Heart NutrientsWe conclude with Top 12 Heart Nutrients Part 2 below. For more detailed information make sure to listen to The Bright Side on the Genesis Communication Network, daily 8 to 9 PST, 11-12 EST (The Bright Side).

Omega 3s –thin the blood and relax blood vessels allowing for more blood flow and oxygen to the heart. Provide well-researched and dramatic protection against cardiovascular disease and fatal heart attacks. Reduces inflammation and may improve blood fats and cholesterol too. Fish oil works but Krill Oil may be
even better.

CoQ10 –super vita-nutrient for the heart. Used by cardiac cells to produce energy and as a defense against rogue oxygen “sparks”. Thousands of studies show protection against all forms of heart disease.May help lower blood pressure too. Look for oil-soluble gel caps.

B Vitamins –protection from cardio-toxic homocysteine. Intimate involvement in energy production chemistry make these nutrient absolutely indispensable for protection against all forms of heart disease. Vitamin B3 helps lower triglycerides and cholesterol too. Water-soluble format leads to rapid excretion and potential deficiencies.Dissolve in liquid and drink them all day long for maximum benefits.

Carnitine – take as L-Carnitine or for maximum cardiac benefits as Propionyl L-Carnitine. A must-have supplement for all form of heart disease.Critical for the production of energy from fat (fat-burning) by cardiac cells.Numerous studies demonstrate benefits for coronary artery disease as well as myocardial ischemia (lack of blood flow to the heart).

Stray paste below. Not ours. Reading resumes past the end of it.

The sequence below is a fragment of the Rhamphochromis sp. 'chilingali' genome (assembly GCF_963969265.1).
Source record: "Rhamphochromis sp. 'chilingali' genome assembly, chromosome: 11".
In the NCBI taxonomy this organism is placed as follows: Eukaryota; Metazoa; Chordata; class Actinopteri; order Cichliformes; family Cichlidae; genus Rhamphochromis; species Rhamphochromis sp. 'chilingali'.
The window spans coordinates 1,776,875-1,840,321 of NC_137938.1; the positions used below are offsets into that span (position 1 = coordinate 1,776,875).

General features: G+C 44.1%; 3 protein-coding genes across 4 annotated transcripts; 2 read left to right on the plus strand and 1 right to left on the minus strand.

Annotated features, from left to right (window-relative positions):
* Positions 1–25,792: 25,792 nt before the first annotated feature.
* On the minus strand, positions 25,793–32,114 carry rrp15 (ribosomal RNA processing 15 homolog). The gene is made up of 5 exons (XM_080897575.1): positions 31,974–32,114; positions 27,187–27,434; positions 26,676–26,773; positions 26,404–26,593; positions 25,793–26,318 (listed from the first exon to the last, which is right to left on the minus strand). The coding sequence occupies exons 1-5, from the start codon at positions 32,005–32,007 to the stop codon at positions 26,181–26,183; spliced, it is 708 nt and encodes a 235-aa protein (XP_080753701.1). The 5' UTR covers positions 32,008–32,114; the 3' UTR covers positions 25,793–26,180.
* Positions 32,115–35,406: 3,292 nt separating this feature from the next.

Vitamin E – provides vital cardiac protection from oxidized (rancid) cholesterol plaques.Thins blood and helps maintain heart oxygenation.Reduces free radical activity in heart.Take as both tocopherols and tocotrienols (mixed tocopherols and mixed tocotrienols) in mixed format for best results.Especially important for smokers and as protection from a second heart attack.

Chromium – low levels associated with increased risk of heart attacks.Chromium deficient diabetics especially at risk for heart attacks.Critical role in sugar metabolism provides benefits for the cardiovascular system.May improve high blood pressure too.Niacin bound form (chromium polynicotinate) most effective for protection from heart disease.

Posted by Ben Fuchs in Nutrition

Mental Health, Sugar and Insulin

By Ben Fuchs | Pharmacist Ben